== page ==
An MRI-Derived definition of MCI-To-AD conversion for Long-Term, automatic prognosis of MCI patients

Center for NMR Research, Department of Radiology, Penn State University College of Medicine, Hershey, Pennsylvania, United States of America.
PLoS ONE (Impact Factor: 3.23). 10/2011; 6(10):e25074. DOI: 10.1371/journal.pone.0025074
Source: PubMed


Alzheimer's disease (AD) and mild cognitive impairment (MCI) are of great current research interest. While there is no consensus on whether MCIs actually "convert" to AD, this concept is widely applied. Thus, the more important question is not whether MCIs convert, but what is the best such definition. We focus on automatic prognostication, nominally using only a baseline brain image, of whether an MCI will convert within a multi-year period following the initial clinical visit. This is not a traditional supervised learning problem since, in ADNI, there are no definitive labeled conversion examples. It is not unsupervised, either, since there are (labeled) ADs and Controls, as well as cognitive scores for MCIs. Prior works have defined MCI subclasses based on whether or not clinical scores significantly change from baseline. There are concerns with these definitions, however, since, e.g., most MCIs (and ADs) do not change from a baseline CDR = 0.5 at any subsequent visit in ADNI, even while physiological changes may be occurring. These works ignore rich phenotypical information in an MCI patient's brain scan and labeled AD and Control examples, in defining conversion. We propose an innovative definition, wherein an MCI is a converter if any of the patient's brain scans are classified "AD" by a Control-AD classifier. This definition bootstraps design of a second classifier, specifically trained to predict whether or not MCIs will convert. We thus predict whether an AD-Control classifier will predict that a patient has AD. Our results demonstrate that this definition leads not only to much higher prognostic accuracy than by-CDR conversion, but also to subpopulations more consistent with known AD biomarkers (including CSF markers). We also identify key prognostic brain region biomarkers.

Download full-text


Available from: Qing X Yang
  • Source
    • "Classifiers using morphometric MRI data have presented high indices of diagnostic accuracy that reinforce the diagnosis of AD, the commonest form of dementia (Vemuri et al., 2008; Magnin et al., 2009; Plant et al., 2010; Dai et al., 2012; Liu et al., 2012). These techniques have also afforded promising results in studies related to MCI – cognitive decline not severe enough to fulfill the criteria for established dementia (Misra et al., 2009; Aksu et al., 2011; Chincarini et al., 2011; Cui et al., 2011; Davatzikos et al., 2011; Zhang and Shen, 2012). However , the latter is still an open area with intense investigations, as predicting whether individuals who are at increased risk convert to AD is more challenging than classifying AD versus control individuals. "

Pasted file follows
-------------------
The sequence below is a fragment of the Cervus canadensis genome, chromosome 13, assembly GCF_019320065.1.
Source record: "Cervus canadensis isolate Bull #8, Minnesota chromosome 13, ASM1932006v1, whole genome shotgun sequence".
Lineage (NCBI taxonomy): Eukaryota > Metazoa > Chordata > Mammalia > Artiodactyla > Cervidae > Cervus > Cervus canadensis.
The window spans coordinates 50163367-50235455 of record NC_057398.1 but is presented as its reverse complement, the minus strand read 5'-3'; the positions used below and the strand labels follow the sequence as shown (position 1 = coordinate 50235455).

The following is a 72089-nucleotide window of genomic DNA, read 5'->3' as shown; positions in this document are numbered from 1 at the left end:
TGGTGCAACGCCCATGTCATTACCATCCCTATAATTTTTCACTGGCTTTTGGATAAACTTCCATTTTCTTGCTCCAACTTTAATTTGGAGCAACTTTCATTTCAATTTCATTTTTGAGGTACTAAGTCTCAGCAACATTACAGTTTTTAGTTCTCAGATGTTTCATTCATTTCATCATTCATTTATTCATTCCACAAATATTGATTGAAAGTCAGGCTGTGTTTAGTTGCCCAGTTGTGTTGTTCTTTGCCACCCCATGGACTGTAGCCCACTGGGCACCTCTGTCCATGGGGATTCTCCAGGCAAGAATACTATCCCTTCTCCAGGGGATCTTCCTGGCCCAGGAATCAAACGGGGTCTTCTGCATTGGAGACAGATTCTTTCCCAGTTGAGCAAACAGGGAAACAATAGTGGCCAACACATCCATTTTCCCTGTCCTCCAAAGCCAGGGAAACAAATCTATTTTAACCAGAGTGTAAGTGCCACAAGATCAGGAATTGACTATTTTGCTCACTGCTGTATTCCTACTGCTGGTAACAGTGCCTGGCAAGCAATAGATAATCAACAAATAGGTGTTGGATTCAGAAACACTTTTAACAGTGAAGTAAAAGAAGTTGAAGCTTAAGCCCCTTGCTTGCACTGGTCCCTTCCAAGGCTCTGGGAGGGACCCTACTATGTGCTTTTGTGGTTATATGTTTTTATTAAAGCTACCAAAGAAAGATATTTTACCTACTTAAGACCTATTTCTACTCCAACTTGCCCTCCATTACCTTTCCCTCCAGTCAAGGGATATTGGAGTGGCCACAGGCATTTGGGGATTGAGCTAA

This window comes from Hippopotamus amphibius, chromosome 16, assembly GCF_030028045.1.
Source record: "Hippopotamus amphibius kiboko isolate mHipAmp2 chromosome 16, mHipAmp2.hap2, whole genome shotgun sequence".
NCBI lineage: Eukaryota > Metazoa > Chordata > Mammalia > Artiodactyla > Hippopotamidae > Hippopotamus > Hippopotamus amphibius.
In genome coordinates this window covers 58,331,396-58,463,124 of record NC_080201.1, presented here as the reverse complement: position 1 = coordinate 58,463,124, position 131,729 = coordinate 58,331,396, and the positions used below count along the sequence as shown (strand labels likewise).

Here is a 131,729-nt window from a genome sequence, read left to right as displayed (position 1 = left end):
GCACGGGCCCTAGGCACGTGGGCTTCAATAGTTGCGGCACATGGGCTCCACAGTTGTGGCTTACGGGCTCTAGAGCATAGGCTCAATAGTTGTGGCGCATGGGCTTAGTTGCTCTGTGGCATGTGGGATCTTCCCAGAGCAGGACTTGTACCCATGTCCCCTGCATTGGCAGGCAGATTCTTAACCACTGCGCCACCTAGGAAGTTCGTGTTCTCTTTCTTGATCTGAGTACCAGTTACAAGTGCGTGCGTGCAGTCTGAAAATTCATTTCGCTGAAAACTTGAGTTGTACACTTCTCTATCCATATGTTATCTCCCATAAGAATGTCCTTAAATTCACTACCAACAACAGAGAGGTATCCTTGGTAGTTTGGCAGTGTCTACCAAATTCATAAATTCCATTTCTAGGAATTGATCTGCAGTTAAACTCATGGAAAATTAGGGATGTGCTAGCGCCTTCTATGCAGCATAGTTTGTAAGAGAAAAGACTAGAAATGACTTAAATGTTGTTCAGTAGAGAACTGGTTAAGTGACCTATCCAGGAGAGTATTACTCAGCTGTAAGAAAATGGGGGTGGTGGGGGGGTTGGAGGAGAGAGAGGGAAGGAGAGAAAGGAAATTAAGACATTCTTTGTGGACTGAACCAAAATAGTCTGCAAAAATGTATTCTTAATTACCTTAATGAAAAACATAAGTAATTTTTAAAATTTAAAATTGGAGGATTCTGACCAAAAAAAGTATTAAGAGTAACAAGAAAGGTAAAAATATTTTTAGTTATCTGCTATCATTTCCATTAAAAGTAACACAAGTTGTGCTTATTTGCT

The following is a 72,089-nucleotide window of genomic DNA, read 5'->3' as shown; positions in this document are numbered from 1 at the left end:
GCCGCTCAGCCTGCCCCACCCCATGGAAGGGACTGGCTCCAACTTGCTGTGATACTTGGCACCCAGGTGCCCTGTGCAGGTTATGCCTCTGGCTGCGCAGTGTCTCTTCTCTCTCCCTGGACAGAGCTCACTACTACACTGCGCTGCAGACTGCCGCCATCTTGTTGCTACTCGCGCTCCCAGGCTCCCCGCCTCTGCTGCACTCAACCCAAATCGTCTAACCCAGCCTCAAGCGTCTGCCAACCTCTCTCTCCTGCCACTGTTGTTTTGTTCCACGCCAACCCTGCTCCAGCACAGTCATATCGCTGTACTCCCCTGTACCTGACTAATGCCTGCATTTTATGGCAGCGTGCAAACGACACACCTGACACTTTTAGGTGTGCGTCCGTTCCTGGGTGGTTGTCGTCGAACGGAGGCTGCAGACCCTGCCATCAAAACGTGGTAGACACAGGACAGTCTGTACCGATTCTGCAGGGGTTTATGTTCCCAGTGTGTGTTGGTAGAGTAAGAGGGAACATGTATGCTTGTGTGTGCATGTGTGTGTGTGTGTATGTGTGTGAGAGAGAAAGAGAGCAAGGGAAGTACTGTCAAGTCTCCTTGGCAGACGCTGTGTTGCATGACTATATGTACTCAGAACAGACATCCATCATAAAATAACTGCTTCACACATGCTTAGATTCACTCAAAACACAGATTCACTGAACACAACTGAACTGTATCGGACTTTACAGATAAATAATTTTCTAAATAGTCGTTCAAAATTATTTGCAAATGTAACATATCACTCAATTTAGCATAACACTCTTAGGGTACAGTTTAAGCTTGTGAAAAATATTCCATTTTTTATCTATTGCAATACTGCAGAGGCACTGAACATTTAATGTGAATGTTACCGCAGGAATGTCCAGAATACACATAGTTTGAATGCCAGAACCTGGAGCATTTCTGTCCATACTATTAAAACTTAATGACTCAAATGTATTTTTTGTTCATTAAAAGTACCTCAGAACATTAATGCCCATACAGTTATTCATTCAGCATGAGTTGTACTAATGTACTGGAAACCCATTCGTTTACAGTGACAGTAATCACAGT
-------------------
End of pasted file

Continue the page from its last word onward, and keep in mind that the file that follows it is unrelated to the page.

[Show abstract] [Hide abstract]
    ABSTRACT: Recent literature has presented evidence that cardiovascular risk factors (CVRF) play an important role on cognitive performance in elderly individuals, both those who are asymp-tomatic and those who suffer from symptoms of neurodegenerative disorders. Findings from studies applying neuroimaging methods have increasingly reinforced such notion. Studies addressing the impact of CVRF on brain anatomy changes have gained increasing importance, as recent papers have reported gray matter loss predominantly in regions traditionally affected in Alzheimer's disease (AD) and vascular dementia in the presence of a high degree of cardiovascular risk. In the present paper, we explore the association between CVRF and brain changes using pattern recognition techniques applied to structural MRI and the Framingham score (a composite measure of cardiovascular risk largely used in epidemiological studies) in a sample of healthy elderly individuals. We aim to answer the following questions: is it possible to decode (i.e., to learn information regarding cardio-vascular risk from structural brain images) enabling individual predictions? Among clinical measures comprising the Framingham score, are there particular risk factors that stand as more predictable from patterns of brain changes? Our main findings are threefold: (i) we verified that structural changes in spatially distributed patterns in the brain enable statistically significant prediction of Framingham scores. This result is still significant when controlling for the presence of the APOE 4 allele (an important genetic risk factor for both AD and cardiovascular disease). (ii) When considering each risk factor singly, we found different levels of correlation between real and predicted factors; however, single factors were not significantly predictable from brain images when considering APOE4 allele presence as covariate. (iii) We found important gender differences, and the possible causes of that finding are discussed.